Automation has reached a new level in the past few years, especially when we look at drones in the US. Automated cars are traveling hundreds of thousands of miles without incident, and are poised to be introduced to select markets by the end of the decade. Unmanned aerial aircraft are being developed for commercial purposes. We’re just waiting on the FAA to regulate them, and that’s scheduled for 2015. Take a look at an Amazon warehouse a few years from now, and you’ll most likely see more machines than humans.
With so much automation being introduced, what do we even mean when we use the phrase “automated drones in the US”? It’s obvious that many of us fear these drones, but what does the future of automated drones really have in store for us?
Why do we only hear about drones?
When we hear about drones, it’s almost exclusively in the context of unmanned aerial vehicles. But what about everything else? Automation is expanding to every vehicle you can imagine. Aircraft are only the tip of the iceberg.
We have used these aircraft extensively during our conflicts in the Middle East, but did you know that we’ve got automated war machines roaming the ground? The technology has been growing for years, and these automated military robots can fire more accurately that we can. Most of these machines are currently controlled by remote, but the day when human drivers are no longer needed is on the horizon.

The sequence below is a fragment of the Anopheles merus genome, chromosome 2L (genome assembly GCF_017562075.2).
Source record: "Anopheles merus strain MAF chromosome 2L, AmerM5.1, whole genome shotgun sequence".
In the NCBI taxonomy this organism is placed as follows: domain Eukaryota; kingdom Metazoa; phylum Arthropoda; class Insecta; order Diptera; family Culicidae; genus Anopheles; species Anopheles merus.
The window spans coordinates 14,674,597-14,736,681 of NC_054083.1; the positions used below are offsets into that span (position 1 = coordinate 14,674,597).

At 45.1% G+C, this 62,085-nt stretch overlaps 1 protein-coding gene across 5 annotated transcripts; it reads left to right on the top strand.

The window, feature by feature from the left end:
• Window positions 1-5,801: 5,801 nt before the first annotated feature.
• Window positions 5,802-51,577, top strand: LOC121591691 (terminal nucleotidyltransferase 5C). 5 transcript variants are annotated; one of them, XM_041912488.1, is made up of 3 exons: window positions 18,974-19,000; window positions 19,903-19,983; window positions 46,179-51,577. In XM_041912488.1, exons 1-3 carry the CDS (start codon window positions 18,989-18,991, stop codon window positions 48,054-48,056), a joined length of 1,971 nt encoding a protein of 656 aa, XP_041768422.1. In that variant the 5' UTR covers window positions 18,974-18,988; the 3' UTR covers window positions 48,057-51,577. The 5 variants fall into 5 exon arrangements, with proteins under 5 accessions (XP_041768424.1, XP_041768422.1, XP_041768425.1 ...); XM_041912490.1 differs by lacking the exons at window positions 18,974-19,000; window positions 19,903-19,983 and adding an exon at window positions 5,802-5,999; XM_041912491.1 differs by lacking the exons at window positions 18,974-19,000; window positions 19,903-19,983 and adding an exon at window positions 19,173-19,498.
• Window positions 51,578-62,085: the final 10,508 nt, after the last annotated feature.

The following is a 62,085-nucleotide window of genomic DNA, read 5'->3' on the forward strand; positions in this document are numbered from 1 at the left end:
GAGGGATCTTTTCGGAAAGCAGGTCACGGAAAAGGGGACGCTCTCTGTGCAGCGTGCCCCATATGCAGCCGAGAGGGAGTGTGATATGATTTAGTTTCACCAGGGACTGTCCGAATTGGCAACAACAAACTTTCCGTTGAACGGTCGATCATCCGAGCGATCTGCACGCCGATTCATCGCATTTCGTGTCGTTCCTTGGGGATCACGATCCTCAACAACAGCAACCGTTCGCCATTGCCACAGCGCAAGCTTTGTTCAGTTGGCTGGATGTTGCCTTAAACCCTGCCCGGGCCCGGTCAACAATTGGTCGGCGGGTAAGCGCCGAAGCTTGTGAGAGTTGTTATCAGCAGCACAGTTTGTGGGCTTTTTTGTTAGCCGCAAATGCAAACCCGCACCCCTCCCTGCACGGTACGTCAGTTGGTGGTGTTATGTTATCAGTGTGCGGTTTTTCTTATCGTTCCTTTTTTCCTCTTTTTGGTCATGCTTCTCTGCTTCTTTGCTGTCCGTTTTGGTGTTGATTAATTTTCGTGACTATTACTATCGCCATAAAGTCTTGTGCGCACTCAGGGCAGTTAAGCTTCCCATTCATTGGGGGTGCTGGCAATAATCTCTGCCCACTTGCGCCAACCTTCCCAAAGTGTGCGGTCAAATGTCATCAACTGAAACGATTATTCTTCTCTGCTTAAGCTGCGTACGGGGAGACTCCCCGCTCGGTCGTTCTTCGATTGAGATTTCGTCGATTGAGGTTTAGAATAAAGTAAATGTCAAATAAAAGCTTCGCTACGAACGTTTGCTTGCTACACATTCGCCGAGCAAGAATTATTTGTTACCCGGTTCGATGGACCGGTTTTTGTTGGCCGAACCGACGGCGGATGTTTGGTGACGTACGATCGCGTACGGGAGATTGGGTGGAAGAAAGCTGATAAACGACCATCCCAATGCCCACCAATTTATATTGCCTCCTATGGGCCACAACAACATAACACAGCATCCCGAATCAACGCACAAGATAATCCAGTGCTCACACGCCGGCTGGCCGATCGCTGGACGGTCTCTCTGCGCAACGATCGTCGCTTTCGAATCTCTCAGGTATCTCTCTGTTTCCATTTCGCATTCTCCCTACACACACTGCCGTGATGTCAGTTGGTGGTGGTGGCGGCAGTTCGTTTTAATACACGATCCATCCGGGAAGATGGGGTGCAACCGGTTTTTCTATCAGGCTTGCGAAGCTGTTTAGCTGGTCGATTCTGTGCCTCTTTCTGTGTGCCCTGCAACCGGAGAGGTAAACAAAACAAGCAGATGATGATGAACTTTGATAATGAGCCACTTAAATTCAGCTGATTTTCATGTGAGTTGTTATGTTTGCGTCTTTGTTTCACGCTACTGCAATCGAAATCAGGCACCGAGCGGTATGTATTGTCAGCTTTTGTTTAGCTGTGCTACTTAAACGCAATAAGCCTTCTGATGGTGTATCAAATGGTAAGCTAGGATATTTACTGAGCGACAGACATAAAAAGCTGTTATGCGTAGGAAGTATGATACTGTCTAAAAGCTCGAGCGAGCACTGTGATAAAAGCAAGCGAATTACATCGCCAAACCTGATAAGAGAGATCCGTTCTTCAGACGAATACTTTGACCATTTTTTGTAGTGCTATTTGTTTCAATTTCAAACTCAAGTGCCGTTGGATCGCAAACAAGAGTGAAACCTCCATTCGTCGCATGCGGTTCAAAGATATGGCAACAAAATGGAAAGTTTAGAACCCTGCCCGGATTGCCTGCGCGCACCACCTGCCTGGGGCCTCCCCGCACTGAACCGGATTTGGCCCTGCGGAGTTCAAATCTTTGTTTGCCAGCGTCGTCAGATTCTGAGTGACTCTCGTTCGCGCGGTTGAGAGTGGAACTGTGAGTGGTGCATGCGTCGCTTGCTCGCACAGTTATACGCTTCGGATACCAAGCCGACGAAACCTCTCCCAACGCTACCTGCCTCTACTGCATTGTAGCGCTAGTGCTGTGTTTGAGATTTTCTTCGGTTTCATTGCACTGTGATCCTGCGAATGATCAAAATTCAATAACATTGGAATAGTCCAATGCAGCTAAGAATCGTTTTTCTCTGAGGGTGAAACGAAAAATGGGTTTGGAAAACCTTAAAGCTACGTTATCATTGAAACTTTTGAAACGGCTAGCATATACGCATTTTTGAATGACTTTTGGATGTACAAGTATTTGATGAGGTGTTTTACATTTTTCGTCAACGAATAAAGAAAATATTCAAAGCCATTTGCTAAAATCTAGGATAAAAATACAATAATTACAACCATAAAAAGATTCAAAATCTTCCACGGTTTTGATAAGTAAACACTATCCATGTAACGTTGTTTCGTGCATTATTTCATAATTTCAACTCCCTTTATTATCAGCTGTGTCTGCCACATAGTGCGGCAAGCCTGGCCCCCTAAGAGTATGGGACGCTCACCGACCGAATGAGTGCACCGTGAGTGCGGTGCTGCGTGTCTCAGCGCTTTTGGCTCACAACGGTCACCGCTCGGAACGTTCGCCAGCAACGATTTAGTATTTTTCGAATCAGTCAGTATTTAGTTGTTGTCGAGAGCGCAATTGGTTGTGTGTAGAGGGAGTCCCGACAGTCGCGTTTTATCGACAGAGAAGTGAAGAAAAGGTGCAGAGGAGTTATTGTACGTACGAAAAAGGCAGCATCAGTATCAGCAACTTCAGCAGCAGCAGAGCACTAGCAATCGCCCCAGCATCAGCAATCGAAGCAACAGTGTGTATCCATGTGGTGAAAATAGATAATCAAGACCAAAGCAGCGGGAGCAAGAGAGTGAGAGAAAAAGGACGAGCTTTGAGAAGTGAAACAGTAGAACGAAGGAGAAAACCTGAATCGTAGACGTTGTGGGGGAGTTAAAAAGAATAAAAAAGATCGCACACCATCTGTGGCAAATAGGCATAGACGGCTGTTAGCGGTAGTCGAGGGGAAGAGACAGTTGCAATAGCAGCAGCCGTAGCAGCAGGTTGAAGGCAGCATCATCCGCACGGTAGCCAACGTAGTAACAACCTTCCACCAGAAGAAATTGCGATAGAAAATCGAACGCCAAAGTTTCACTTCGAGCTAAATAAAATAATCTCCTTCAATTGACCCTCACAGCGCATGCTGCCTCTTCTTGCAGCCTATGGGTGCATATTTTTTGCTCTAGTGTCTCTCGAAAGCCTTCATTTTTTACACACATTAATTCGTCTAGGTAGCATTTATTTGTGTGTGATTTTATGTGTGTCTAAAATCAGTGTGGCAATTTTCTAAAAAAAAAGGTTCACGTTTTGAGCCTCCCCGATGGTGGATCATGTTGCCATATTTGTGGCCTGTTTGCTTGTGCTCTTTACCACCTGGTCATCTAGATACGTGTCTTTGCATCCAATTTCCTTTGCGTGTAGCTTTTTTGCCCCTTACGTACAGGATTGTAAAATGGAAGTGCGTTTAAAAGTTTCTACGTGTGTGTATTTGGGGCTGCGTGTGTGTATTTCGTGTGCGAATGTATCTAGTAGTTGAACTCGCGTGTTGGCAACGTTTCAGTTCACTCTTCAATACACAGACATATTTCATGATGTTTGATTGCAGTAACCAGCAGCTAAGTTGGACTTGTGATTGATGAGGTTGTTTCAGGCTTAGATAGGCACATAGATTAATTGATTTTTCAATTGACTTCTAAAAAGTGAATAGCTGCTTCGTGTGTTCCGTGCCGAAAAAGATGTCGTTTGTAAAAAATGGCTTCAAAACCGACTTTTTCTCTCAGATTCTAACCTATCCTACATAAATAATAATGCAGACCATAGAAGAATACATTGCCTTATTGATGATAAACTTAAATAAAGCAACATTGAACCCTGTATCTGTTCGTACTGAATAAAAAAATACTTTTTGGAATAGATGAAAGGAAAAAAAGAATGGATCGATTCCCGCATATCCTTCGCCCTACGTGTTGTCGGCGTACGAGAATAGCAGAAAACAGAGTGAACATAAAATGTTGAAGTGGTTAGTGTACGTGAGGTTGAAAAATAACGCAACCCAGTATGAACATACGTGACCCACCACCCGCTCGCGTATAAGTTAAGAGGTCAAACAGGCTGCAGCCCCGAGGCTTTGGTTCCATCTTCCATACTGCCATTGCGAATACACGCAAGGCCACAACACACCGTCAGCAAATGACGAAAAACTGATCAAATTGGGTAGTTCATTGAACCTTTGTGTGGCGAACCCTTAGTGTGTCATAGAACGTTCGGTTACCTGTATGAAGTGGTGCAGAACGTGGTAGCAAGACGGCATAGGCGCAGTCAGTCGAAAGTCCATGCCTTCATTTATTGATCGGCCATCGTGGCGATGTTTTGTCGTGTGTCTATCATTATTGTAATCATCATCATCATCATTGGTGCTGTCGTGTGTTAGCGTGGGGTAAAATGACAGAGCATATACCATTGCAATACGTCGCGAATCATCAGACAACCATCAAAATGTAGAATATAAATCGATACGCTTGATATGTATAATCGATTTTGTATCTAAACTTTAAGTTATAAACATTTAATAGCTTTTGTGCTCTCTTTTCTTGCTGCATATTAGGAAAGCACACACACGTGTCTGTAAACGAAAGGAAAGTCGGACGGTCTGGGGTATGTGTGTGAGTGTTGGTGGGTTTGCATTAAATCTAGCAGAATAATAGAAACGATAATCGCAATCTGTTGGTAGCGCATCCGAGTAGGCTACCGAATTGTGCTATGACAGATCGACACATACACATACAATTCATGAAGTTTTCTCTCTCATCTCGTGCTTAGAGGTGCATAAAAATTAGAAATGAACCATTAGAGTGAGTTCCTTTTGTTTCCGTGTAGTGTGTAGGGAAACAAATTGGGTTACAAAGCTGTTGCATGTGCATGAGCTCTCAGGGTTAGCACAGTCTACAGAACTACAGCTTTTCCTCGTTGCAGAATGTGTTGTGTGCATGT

What will the future of drones in the US look like?
The age in which we live is absolutely crazy. We have unmanned aerial vehicles, automated cars, automated subsea robots, automated warehouses, and automated war machines on the ground. Drones in the US are on the rise. Shockingly, if you think this is where it ends–you’re mistaken.
The idea behind this technology is a simple one: Eliminate the need for a human component in our daily activities. We’ve developed a contact lens that can measure a diabetic’s blood glucose level. We’re already contemplating the implications of placing computer chips in the clothing we wear. Right now, we’re entering the age of smart wristbands and watches that can measure our vital signs. This could be just a fad, but it certainly paves the way for the next generation of automation, vehicles aside. Nanotechnology is also making great strides, and this will likely lead to surgery without the need to cut open a patient.
In other words, drones in the US might be the least of your concerns if you’re worried about losing privacy. Security cameras? Don’t be silly. Cell phones? Nonsense. Drones in the sky? That’s today’s tech. In the future, you’ll be tracked through your own clothes or nanobots swimming in your blood.
One thing is for certain. If you’re living in the US, then you’d better get comfortable with living life beside our robotic counterparts. Their numbers are growing, and fast.
What do you think about drones in the US? Are they getting too invasive? Are we losing freedoms, or is this just another tech scare like all the rest? Let us know your thoughts, and don’t be afraid to follow us on Facebook, Twitter, or Google Plus!